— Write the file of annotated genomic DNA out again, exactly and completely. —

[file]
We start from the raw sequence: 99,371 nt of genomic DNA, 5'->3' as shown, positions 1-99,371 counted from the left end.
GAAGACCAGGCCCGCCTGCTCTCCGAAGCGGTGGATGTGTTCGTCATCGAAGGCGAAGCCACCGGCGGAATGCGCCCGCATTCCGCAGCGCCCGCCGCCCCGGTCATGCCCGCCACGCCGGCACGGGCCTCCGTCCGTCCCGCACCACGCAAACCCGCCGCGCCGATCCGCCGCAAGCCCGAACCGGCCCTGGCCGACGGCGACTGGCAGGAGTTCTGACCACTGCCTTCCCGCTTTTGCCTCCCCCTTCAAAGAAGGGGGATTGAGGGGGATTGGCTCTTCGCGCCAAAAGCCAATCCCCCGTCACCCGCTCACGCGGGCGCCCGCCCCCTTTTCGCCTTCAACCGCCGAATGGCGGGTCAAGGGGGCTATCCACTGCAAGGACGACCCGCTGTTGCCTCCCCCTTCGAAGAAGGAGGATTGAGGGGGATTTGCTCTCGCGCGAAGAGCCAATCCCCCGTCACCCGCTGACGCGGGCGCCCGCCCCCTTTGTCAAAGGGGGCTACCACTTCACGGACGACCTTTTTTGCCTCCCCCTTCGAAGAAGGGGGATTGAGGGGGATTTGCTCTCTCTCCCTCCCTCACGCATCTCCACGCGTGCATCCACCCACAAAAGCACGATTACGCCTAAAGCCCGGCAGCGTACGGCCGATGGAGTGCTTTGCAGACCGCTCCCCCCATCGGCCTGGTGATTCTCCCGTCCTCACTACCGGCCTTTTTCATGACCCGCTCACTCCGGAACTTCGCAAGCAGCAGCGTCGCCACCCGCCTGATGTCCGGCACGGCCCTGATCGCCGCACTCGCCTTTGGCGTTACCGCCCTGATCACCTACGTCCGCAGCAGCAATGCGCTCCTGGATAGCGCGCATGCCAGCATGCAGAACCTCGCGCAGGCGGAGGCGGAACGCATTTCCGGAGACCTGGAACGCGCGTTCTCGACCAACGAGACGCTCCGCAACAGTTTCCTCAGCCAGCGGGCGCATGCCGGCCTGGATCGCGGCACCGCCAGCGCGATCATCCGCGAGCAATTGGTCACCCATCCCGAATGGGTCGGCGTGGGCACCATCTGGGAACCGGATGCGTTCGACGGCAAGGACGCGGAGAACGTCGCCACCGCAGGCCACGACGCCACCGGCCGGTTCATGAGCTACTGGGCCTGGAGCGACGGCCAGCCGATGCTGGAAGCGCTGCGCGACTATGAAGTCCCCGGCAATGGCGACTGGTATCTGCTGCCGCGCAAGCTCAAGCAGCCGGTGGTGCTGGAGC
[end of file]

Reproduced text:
We start from the raw sequence: 99,371 nt of genomic DNA, 5'->3' as shown, positions 1-99,371 counted from the left end.
GAAGACCAGGCCCGCCTGCTCTCCGAAGCGGTGGATGTGTTCGTCATCGAAGGCGAAGCCACCGGCGGAATGCGCCCGCATTCCGCAGCGCCCGCCGCCCCGGTCATGCCCGCCACGCCGGCACGGGCCTCCGTCCGTCCCGCACCACGCAAACCCGCCGCGCCGATCCGCCGCAAGCCCGAACCGGCCCTGGCCGACGGCGACTGGCAGGAGTTCTGACCACTGCCTTCCCGCTTTTGCCTCCCCCTTCAAAGAAGGGGGATTGAGGGGGATTGGCTCTTCGCGCCAAAAGCCAATCCCCCGTCACCCGCTCACGCGGGCGCCCGCCCCCTTTTCGCCTTCAACCGCCGAATGGCGGGTCAAGGGGGCTATCCACTGCAAGGACGACCCGCTGTTGCCTCCCCCTTCGAAGAAGGAGGATTGAGGGGGATTTGCTCTCGCGCGAAGAGCCAATCCCCCGTCACCCGCTGACGCGGGCGCCCGCCCCCTTTGTCAAAGGGGGCTACCACTTCACGGACGACCTTTTTTGCCTCCCCCTTCGAAGAAGGGGGATTGAGGGGGATTTGCTCTCTCTCCCTCCCTCACGCATCTCCACGCGTGCATCCACCCACAAAAGCACGATTACGCCTAAAGCCCGGCAGCGTACGGCCGATGGAGTGCTTTGCAGACCGCTCCCCCCATCGGCCTGGTGATTCTCCCGTCCTCACTACCGGCCTTTTTCATGACCCGCTCACTCCGGAACTTCGCAAGCAGCAGCGTCGCCACCCGCCTGATGTCCGGCACGGCCCTGATCGCCGCACTCGCCTTTGGCGTTACCGCCCTGATCACCTACGTCCGCAGCAGCAATGCGCTCCTGGATAGCGCGCATGCCAGCATGCAGAACCTCGCGCAGGCGGAGGCGGAACGCATTTCCGGAGACCTGGAACGCGCGTTCTCGACCAACGAGACGCTCCGCAACAGTTTCCTCAGCCAGCGGGCGCATGCCGGCCTGGATCGCGGCACCGCCAGCGCGATCATCCGCGAGCAATTGGTCACCCATCCCGAATGGGTCGGCGTGGGCACCATCTGGGAACCGGATGCGTTCGACGGCAAGGACGCGGAGAACGTCGCCACCGCAGGCCACGACGCCACCGGCCGGTTCATGAGCTACTGGGCCTGGAGCGACGGCCAGCCGATGCTGGAAGCGCTGCGCGACTATGAAGTCCCCGGCAATGGCGACTGGTATCTGCTGCCGCGCAAGCTCAAGCAGCCGGTGGTGCTGGAGC